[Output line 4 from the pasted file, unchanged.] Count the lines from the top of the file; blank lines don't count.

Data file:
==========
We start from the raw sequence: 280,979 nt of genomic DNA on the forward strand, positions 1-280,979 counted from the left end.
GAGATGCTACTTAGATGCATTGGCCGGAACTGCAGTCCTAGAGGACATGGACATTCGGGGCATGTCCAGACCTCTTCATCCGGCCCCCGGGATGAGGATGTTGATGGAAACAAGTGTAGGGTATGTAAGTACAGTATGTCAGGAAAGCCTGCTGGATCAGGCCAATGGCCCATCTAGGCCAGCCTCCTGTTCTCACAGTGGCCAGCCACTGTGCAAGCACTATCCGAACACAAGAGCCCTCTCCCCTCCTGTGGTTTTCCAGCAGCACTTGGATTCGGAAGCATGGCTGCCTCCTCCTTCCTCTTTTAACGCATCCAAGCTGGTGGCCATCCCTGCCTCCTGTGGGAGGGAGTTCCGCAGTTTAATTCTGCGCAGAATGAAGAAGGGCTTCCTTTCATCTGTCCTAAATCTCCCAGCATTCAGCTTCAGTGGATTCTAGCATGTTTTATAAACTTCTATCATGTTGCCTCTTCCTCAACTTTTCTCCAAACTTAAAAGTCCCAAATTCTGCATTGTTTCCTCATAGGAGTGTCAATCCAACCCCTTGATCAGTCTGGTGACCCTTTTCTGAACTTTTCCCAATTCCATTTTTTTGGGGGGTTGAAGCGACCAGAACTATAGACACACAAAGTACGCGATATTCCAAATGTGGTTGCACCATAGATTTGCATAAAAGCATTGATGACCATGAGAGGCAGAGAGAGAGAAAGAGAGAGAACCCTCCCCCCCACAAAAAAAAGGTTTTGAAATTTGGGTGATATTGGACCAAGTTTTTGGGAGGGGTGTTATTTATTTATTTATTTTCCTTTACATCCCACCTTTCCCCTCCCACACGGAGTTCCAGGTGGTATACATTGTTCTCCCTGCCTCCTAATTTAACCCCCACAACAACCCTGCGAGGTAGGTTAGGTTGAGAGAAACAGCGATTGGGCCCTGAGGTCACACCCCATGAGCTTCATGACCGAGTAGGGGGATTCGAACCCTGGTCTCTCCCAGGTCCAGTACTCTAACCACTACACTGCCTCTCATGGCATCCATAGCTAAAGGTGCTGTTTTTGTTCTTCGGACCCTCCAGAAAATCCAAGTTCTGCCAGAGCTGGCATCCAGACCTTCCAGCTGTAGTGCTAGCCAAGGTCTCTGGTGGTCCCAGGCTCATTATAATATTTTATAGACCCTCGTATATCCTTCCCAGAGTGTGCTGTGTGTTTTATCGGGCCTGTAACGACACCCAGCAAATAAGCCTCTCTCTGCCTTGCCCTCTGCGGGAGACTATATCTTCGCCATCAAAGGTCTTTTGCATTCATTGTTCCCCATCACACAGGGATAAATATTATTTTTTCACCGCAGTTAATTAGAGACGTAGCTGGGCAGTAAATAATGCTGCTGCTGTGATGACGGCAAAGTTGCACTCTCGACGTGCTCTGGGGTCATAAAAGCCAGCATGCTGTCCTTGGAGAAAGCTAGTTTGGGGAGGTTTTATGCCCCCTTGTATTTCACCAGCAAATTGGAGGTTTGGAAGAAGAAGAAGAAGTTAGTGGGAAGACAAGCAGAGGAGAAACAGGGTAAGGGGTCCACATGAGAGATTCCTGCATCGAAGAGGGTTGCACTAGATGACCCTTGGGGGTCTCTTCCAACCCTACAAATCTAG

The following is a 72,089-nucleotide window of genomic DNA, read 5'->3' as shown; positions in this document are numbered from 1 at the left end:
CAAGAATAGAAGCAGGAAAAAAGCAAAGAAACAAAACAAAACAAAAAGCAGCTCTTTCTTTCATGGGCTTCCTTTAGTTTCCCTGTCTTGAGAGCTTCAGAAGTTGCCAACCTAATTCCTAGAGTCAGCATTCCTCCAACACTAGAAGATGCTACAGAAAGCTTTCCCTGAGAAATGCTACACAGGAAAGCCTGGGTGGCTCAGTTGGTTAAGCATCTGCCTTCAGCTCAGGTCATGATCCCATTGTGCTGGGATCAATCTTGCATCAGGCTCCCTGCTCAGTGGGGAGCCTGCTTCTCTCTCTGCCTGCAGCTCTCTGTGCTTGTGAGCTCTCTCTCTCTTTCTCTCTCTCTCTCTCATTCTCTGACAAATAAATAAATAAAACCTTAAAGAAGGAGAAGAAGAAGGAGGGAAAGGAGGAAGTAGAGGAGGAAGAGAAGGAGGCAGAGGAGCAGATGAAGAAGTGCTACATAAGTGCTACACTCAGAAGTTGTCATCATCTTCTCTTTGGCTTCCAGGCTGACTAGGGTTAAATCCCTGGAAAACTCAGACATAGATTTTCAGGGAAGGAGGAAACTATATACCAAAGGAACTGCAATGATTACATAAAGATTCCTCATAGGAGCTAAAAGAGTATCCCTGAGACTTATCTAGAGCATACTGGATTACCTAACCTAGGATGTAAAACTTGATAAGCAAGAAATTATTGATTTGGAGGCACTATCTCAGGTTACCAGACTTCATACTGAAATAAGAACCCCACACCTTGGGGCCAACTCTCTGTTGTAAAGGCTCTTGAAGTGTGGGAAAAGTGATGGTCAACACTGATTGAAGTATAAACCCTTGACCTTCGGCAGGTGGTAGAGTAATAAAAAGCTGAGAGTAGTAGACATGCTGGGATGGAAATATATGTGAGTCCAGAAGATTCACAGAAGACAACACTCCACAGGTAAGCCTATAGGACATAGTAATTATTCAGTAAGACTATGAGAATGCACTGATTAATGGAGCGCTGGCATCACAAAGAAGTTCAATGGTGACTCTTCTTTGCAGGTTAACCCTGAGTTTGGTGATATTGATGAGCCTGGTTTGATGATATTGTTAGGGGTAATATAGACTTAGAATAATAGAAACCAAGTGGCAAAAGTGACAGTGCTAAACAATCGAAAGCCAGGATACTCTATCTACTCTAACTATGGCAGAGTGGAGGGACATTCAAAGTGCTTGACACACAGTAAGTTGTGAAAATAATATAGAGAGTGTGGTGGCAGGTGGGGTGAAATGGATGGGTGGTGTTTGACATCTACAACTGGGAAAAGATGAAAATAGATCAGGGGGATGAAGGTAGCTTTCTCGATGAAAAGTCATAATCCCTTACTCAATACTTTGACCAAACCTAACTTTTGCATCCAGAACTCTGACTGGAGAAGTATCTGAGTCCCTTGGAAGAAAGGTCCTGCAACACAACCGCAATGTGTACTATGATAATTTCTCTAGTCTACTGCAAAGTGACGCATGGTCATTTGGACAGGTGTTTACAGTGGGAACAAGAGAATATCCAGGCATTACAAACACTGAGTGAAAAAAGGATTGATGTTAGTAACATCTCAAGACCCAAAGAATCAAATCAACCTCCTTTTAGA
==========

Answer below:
CAAGAATAGAAGCAGGAAAAAAGCAAAGAAACAAAACAAAACAAAAAGCAGCTCTTTCTTTCATGGGCTTCCTTTAGTTTCCCTGTCTTGAGAGCTTCAGAAGTTGCCAACCTAATTCCTAGAGTCAGCATTCCTCCAACACTAGAAGATGCTACAGAAAGCTTTCCCTGAGAAATGCTACACAGGAAAGCCTGGGTGGCTCAGTTGGTTAAGCATCTGCCTTCAGCTCAGGTCATGATCCCATTGTGCTGGGATCAATCTTGCATCAGGCTCCCTGCTCAGTGGGGAGCCTGCTTCTCTCTCTGCCTGCAGCTCTCTGTGCTTGTGAGCTCTCTCTCTCTTTCTCTCTCTCTCTCTCATTCTCTGACAAATAAATAAATAAAACCTTAAAGAAGGAGAAGAAGAAGGAGGGAAAGGAGGAAGTAGAGGAGGAAGAGAAGGAGGCAGAGGAGCAGATGAAGAAGTGCTACATAAGTGCTACACTCAGAAGTTGTCATCATCTTCTCTTTGGCTTCCAGGCTGACTAGGGTTAAATCCCTGGAAAACTCAGACATAGATTTTCAGGGAAGGAGGAAACTATATACCAAAGGAACTGCAATGATTACATAAAGATTCCTCATAGGAGCTAAAAGAGTATCCCTGAGACTTATCTAGAGCATACTGGATTACCTAACCTAGGATGTAAAACTTGATAAGCAAGAAATTATTGATTTGGAGGCACTATCTCAGGTTACCAGACTTCATACTGAAATAAGAACCCCACACCTTGGGGCCAACTCTCTGTTGTAAAGGCTCTTGAAGTGTGGGAAAAGTGATGGTCAACACTGATTGAAGTATAAACCCTTGACCTTCGGCAGGTGGTAGAGTAATAAAAAGCTGAGAGTAGTAGACATGCTGGGATGGAAATATATGTGAGTCCAGAAGATTCACAGAAGACAACACTCCACAGGTAAGCCTATAGGACATAGTAATTATTCAGTAAGACTATGAGAATGCACTGATTAATGGAGCGCTGGCATCACAAAGAAGTTCAATGGTGACTCTTCTTTGCAGGTTAACCCTGAGTTTGGTGATATTGATGAGCCTGGTTTGATGATATTGTTAGGGGTAATATAGACTTAGAATAATAGAAACCAAGTGGCAAAAGTGACAGTGCTAAACAATCGAAAGCCAGGATACTCTATCTACTCTAACTATGGCAGAGTGGAGGGACATTCAAAGTGCTTGACACACAGTAAGTTGTGAAAATAATATAGAGAGTGTGGTGGCAGGTGGGGTGAAATGGATGGGTGGTGTTTGACATCTACAACTGGGAAAAGATGAAAATAGATCAGGGGGATGAAGGTAGCTTTCTCGATGAAAAGTCATAATCCCTTACTCAATACTTTGACCAAACCTAACTTTTGCATCCAGAACTCTGACTGGAGAAGTATCTGAGTCCCTTGGAAGAAAGGTCCTGCAACACAACCGCAATGTGTACTATGATAATTTCTCTAGTCTACTGCAAAGTGACGCATGGTCATTTGGACAGGTGTTTACAGTGGGAACAAGAGAATATCCAGGCATTACAAACACTGAGTGAAAAAAGGATTGATGTTAGTAACATCTCAAGACCCAAAGAATCAAATCAACCTCCTTTTAGA